Shelby Co. (ECWd) – For years we have encouraged public officials to enforce the rule of law. So what does the average citizen do when the actions of their public officials lead to violations of law and expense to the taxpayers state-wide? Shelby County State’s Attorney Nichole Kronke pursued getting a legal opinion from the
Shelby Co. (ECWd) –
For years we have encouraged public officials to enforce the rule of law. So what does the average citizen do when the actions of their public officials lead to violations of law and expense to the taxpayers state-wide?
Shelby County State’s Attorney Nichole Kronke pursued getting a legal opinion from the Illinois State’s Attorney’s Appellate Prosecutor’s Office (“ILSAAP”) regarding the lease of farm ground in Shelby County. That action has led us to obtain evidence that resulted in violations of law, lies, and an opinion that is void of the most important element required when a county leases farm ground.
Kroncke provided a written opinion letter to the County Board that has particular language that should have jumped out at her. Rather than first determining the legality of what took place, she blindly assumed a position that falls well short of any statutory authority.
“The Illinois Appellate Prosecutor’s Office contracts with the law firm of Giffin Winning Cohen & Bodewes, P.C. Because Shelby County contracts with the Appellate Prosecutor’s Office, the firm’s services are available to the Shelby County State’s Attorney’s Office. The firm specializes in municipal and local government law as well as civil litigation. The firm has provided a written opinion to Shelby County, free of cost, regarding tax liability.”
Does the ILSAAP have the power to contract with a private law firm to give legal opinion to a County State’s Attorney?
725 ILCS 210/4.07 – Sec. 4.07. The Office may accept and expend monies, gifts, grants and services from any public or private source; contract or enter into agreements with educational institutions or any Illinois county, the state of Illinois or federal agencies.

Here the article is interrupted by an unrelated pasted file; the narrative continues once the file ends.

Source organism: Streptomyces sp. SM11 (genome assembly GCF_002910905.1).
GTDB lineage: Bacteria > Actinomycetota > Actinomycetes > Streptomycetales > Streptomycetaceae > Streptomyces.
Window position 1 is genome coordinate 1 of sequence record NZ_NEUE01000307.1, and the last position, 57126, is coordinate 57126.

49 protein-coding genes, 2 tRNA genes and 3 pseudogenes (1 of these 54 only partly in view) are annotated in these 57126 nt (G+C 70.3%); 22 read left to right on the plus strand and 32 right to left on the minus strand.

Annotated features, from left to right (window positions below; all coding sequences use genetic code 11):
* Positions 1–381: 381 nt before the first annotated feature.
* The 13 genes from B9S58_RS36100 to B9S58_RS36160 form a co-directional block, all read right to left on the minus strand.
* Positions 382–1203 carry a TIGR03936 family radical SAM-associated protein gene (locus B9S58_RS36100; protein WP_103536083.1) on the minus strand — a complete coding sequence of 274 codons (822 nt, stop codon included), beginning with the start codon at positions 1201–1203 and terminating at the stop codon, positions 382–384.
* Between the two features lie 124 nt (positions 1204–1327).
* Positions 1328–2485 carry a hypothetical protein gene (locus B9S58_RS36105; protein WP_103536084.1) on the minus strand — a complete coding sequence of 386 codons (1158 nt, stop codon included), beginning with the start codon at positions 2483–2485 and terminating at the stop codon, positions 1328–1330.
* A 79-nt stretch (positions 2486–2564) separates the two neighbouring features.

Sec. 7.06. (a) The Director may contract for or employ part-time such investigators to provide investigative services in criminal cases and tax objection cases for staff counsel and county state’s attorneys. Investigators may be authorized by the board to carry tear gas gun projectors or bombs, pistols, revolvers, stun guns, tasers or other firearms.
We find no legislative authority for the ILSAAP to contract with a private law firm outside of criminal cases and tax objection cases. Farm lease legality and property tax obligation do not fall into any of those listed criteria. To date, the ILSAAP has refused to respond to our inquires on their actions.
More importantly, the very contract with the law firm Kroncke relied on for her legal opinion has a contract that is specific and has been violated as a result of Kroncke’s request for a legal opinion.
- That the CONTRACTOR shall provide legal services for the AGENCY limited to the trial and appeal of cases involving rate and assessment objections to real estate taxes in Illinois, including administrative hearings before the Illinois Property Tax Appeal Board (PTAB), administrative review of PTAB decisions in the circuit courts, original tax objection complaints in the circuit courts of Illinois, and all appeals in the Illinois Supreme and Appellate Courts from these cases, and related actions.
“The Illinois Appellate Prosecutor’s Office contracts with the law firm of Giffin Winning Cohen & Bodewes, P.C. Because Shelby County contracts with the Appellate Prosecutor’s Office, the firm’s services are available to the Shelby County State’s Attorney’s Office.
There are no provisions in that firm’s contract with the ILSAAP to provide services to the County of Shelby as claimed by Kroncke. In fact, the contract specifically restricts their services as found in paragraph 1 of the contract posted above. Kroncke’s actions have now led us to yet another government agency that is failing to follow the very statutes that they are bound by and doing so on the backs of taxpayers statewide.
Kroncke also stated:
“The firm has provided a written opinion to Shelby County, free of cost, regarding tax liability.”